Want to see a larger version of this diagram?

 

Here's the formal statement. If you're thinking, "Who cares?", at least one answer pertains to anyone who has come across a potential new mineral. If you come to me and say "I've found a solid with titanium and fluorine", this diagram tells us that it's probably not a simple TiF4 mineral - instead, it's probably something like TiF2(OH)2, because the blue field for chlorides appears unlikely to extend all the way to Ti4+. That's a useful sort of thing to know as you identify newly-discovered solids.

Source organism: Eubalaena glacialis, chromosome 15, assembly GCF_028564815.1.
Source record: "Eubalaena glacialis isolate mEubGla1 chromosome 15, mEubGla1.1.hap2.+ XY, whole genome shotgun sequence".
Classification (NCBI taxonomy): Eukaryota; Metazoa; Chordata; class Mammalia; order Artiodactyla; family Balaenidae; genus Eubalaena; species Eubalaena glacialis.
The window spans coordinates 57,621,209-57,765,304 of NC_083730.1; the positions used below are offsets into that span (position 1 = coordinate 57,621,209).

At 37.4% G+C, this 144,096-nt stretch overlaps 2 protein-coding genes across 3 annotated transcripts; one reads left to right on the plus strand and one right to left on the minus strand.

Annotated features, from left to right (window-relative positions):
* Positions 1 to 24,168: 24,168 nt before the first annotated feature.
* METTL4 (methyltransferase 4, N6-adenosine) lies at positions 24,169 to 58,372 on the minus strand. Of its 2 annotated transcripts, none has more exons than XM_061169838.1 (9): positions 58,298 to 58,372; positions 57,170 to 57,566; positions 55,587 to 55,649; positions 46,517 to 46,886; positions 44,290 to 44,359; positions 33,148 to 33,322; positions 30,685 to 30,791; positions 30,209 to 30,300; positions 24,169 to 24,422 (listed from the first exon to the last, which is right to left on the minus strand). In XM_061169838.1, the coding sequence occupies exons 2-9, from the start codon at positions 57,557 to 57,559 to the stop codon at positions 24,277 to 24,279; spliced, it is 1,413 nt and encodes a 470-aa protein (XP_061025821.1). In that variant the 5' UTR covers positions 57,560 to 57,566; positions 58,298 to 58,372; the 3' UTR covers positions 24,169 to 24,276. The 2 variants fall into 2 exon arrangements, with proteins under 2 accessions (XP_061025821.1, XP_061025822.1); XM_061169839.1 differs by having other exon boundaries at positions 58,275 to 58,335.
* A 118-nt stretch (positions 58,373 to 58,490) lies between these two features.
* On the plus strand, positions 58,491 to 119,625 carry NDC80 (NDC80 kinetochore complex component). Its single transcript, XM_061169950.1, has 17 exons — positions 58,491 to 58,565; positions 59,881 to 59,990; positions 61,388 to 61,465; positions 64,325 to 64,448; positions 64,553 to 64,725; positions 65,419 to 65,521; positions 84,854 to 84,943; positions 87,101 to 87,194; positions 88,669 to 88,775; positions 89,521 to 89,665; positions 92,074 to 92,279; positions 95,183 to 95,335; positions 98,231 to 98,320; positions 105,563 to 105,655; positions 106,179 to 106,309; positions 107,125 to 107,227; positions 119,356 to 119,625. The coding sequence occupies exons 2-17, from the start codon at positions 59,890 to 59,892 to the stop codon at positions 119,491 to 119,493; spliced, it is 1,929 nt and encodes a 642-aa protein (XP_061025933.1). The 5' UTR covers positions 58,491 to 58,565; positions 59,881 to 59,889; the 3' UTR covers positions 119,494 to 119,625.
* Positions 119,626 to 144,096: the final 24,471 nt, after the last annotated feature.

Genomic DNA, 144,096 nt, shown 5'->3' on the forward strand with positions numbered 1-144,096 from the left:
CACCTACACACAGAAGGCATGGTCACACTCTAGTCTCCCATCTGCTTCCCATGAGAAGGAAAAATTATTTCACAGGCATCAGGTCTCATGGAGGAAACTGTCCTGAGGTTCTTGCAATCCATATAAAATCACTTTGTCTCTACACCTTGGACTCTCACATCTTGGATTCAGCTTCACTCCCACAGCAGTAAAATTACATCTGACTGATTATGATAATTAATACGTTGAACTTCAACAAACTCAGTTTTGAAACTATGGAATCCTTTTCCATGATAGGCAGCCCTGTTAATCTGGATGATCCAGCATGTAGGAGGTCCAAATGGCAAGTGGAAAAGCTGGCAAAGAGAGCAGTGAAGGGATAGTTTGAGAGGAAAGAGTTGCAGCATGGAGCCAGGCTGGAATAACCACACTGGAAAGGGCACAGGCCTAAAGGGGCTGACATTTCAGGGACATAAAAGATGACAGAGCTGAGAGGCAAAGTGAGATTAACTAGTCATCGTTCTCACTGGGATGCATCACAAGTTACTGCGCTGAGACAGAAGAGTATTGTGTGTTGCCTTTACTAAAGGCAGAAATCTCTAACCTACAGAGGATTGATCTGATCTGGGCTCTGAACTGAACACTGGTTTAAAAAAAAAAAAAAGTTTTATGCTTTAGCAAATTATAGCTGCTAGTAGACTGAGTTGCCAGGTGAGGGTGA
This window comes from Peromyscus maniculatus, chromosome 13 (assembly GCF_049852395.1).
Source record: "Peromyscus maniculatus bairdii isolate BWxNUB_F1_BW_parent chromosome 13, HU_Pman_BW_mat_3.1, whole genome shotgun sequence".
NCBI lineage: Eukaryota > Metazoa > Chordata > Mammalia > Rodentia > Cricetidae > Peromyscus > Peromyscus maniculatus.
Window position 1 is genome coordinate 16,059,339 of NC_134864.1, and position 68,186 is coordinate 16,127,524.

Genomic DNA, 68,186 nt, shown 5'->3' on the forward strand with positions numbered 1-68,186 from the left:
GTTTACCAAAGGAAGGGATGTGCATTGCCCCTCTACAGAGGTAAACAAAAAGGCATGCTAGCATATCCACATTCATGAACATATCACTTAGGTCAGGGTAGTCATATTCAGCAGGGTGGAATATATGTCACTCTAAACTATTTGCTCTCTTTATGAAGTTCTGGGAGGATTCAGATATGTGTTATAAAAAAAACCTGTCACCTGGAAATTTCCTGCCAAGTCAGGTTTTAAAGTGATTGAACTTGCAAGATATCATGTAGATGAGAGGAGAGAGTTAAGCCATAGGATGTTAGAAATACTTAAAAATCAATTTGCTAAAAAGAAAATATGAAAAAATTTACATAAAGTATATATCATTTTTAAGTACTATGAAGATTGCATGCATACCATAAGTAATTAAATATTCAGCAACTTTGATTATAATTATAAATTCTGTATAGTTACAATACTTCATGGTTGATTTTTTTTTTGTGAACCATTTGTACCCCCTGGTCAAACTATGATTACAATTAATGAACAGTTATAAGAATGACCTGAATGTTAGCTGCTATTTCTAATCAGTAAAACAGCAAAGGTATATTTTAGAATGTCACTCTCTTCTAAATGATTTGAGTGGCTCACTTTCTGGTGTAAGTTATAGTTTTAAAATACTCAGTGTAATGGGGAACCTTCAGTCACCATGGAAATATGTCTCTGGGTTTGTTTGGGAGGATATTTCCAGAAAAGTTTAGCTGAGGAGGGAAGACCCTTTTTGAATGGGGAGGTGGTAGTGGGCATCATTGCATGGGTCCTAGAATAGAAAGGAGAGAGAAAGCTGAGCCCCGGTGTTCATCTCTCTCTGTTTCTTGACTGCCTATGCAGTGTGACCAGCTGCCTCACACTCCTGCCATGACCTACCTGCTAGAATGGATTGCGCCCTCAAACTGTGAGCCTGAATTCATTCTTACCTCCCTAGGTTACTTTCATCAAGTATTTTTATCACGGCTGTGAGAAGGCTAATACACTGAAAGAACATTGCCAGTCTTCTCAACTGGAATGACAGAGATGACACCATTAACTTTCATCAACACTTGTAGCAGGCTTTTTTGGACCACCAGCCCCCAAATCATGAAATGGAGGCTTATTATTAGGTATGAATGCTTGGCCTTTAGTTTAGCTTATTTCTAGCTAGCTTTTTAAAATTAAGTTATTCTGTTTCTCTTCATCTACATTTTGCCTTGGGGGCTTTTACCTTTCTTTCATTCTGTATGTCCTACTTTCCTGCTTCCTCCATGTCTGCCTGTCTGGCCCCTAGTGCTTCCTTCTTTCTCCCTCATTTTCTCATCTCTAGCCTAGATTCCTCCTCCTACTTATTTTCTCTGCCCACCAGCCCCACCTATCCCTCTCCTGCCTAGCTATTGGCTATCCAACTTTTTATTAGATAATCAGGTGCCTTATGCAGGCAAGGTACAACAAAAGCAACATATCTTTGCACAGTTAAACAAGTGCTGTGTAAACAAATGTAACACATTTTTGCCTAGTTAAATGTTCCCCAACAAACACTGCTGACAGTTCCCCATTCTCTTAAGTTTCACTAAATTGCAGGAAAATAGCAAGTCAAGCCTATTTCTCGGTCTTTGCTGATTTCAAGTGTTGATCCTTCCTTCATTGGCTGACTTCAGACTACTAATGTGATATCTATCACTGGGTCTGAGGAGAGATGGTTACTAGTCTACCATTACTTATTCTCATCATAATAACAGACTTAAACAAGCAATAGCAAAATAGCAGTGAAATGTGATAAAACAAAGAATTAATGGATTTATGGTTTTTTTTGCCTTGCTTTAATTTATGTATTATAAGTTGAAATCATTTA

If this diagram is for the "ide" minerals, the same sort of thing works for the "ate" minerals . . . .

 

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The first slide of this presentation
The last slide of this presentation
Railsback's main page about the Earth Scientist's Periodic Table of the Elements and Their Ions
e-mail to Bruce Railsback (rlsbk@gly.uga.edu)
Railsback's main web page
UGA Geology Department web page
 


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